At the end of message analysis, we created two general categories. The first category was labelled “communication style of the health care professional-patient interaction,” which was concerned with how much the interactions between professionals and patients were prescriptive or open. The second one was labelled “contents of the health care professional-patient interaction,” which was concerned with topics of the text messages. The contents of the conversations (ie, the message threads) were subdivided into the following subcategories:

    1. Therapy: management of glycemia through insulin therapy.
    2. Diet: management of glycemia through food intake.
    3. Education: general rules for self-management.
    4. Motivation: reinforce adherence to treatment.
    5. Context: gathering information regarding patients’ daily lives (eg, exceptional events and comorbidities) that could affect diabetes management.
    6. Technical issues: problems that emerged in data tracking.

    Conversations often covered multiple topics at once. In these cases, we coded the single conversation more than once.

    Interview Analysis

    Interviews were also analyzed using template analysis. The purpose of this second step of analysis was to explore patients’ and professionals’ use and social representations of the TreC-DS, enriching the content of the categories described above. During the analysis of the interviews, another category emerged, which was labelled “representations about text messaging.” This last category concerned the meaning given to text messaging by both patients and health care professionals (eg, how the system improved doctor-patient communication or self-care capabilities).


    Results

    Overview

    We conducted a preliminary analysis of the frequency with which the patients and diabetes centers used the TreC-DS messaging feature during the trial. We focused on two topics: the direction of each conversation (ie, who initiated the interaction) and the shared content of the messages using the categorization described above. Regarding the direction of conversation (see Table 3), there were no remarkable differences between the messages from the two diabetes centers. In both cases, the majority of the conversations were initiated by the center; the percentage of center-initiated messages was somewhat higher among the adult patients with poorly controlled diabetes (231/273, 84.6%) than it was among the pregnant patients with diabetes (100/123, 81.3%).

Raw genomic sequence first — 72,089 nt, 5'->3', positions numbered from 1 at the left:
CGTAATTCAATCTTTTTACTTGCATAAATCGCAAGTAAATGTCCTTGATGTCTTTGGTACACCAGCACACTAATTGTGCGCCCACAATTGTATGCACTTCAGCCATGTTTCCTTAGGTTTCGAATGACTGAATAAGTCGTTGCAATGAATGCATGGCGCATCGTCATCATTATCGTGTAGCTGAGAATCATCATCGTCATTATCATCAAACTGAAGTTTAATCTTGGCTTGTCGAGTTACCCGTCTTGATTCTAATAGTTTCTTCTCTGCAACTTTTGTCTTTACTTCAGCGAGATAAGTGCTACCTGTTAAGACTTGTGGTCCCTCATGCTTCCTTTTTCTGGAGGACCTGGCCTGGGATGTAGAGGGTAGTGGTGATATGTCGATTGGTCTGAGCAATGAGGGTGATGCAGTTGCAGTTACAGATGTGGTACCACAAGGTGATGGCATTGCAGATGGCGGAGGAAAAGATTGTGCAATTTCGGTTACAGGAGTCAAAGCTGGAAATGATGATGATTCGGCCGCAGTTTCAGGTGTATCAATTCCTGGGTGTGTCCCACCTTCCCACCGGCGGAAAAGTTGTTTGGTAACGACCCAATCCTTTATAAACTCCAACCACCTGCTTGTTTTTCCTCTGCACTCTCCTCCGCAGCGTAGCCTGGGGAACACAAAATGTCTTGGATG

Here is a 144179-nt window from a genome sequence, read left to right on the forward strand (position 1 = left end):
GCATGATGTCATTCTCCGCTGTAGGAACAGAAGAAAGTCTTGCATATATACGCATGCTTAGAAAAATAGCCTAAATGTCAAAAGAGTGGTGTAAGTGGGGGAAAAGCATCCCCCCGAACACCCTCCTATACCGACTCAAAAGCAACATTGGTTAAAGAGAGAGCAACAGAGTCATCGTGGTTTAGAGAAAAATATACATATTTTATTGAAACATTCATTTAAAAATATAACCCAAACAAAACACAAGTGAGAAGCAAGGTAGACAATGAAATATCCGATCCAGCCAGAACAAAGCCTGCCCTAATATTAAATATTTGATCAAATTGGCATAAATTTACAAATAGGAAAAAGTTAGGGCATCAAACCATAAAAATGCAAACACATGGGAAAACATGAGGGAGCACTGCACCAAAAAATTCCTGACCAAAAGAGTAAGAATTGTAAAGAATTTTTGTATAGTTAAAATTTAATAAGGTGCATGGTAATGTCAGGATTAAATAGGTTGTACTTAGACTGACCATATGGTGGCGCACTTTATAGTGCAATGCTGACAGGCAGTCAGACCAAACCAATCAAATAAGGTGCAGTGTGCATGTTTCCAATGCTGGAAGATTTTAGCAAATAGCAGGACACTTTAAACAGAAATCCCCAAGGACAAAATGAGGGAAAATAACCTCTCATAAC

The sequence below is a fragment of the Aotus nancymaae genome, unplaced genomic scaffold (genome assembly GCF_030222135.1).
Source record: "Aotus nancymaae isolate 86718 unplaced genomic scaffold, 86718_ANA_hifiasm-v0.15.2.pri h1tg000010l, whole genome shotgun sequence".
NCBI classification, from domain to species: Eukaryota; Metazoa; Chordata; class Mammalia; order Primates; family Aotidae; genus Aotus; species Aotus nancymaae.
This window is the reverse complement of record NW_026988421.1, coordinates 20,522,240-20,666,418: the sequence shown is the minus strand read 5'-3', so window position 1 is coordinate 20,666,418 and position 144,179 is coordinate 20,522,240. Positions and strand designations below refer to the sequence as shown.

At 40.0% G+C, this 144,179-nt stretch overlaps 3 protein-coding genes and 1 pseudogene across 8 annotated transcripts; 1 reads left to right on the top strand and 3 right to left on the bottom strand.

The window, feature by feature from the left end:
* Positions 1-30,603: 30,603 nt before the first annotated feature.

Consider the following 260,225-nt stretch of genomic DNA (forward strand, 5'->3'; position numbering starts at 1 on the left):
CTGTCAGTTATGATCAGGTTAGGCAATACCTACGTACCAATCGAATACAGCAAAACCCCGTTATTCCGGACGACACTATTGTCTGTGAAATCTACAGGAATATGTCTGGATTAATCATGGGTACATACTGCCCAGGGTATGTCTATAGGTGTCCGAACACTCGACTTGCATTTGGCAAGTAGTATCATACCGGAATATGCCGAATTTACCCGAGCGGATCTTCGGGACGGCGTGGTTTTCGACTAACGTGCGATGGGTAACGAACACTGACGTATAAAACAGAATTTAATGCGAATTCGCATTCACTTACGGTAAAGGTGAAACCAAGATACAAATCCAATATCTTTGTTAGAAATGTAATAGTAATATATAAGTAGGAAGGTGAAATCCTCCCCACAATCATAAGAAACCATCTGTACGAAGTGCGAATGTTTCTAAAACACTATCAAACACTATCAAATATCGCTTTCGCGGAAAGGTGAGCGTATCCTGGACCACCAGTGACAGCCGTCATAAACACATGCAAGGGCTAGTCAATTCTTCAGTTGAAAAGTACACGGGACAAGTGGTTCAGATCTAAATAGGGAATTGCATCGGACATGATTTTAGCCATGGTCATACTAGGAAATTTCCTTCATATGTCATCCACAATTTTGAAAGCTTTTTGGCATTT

Table 3. Direction of text-message conversations.
    View this table
    Table 4. Text-message conversation content.
    View this table

    In contrast, if we consider the content of the conversations (see Table 4), many differences can be observed between the Diabetes Center-Pregnancy and Diabetes Center-Adults groups. In the Diabetes Center-Pregnancy group, more than half of the content (80/156, 51.3%) of the conversations focused on therapy. This focus can be explained by the pregnant women’s need to keep their glucose values within a fixed range by the center. Exchanges regarding these patients’ external context (25/156, 16.0%) and diet (22/156, 14.1%) were quite frequent, likely for the same reason. In contrast, in the Diabetes Center-Adults group, the conversations were mainly comprised of motivational content (104/341, 30.5%) aimed at pushing patients with poorly controlled diabetes to achieve good results in the self-management of blood glucose levels. Messages concerning insulin therapy (94/341, 27.6%) and technical issues (64/341, 19.6%) were also frequent; the high percentage of technical issues is probably due to the sporadic access of adult patients to their hospital ward (ie, one or two face-to-face visits in a year). Drawing on our qualitative analysis of text-message exchanges and interviews, we will illustrate the ways in which the patients and health care professionals used and represented the built-in messaging system.

    Diabetes in Pregnancy

    T1D has several potential negative effects on the fetus, including overgrowth [43], the development of congenital malformations [44], and premature death [45]. To avoid these negative events, doctors generally recommend strict control over blood glucose levels and over the patient’s lifestyle.

    The goal of pregnancy was so important that I began to take many more medical exams and check-ups. [Before the pregnancy] I spent two or three years under strict control and, in the end, I entered the pregnancy with good blood sugar levels.
    [Patient 1, Diabetes Center-Pregnancy]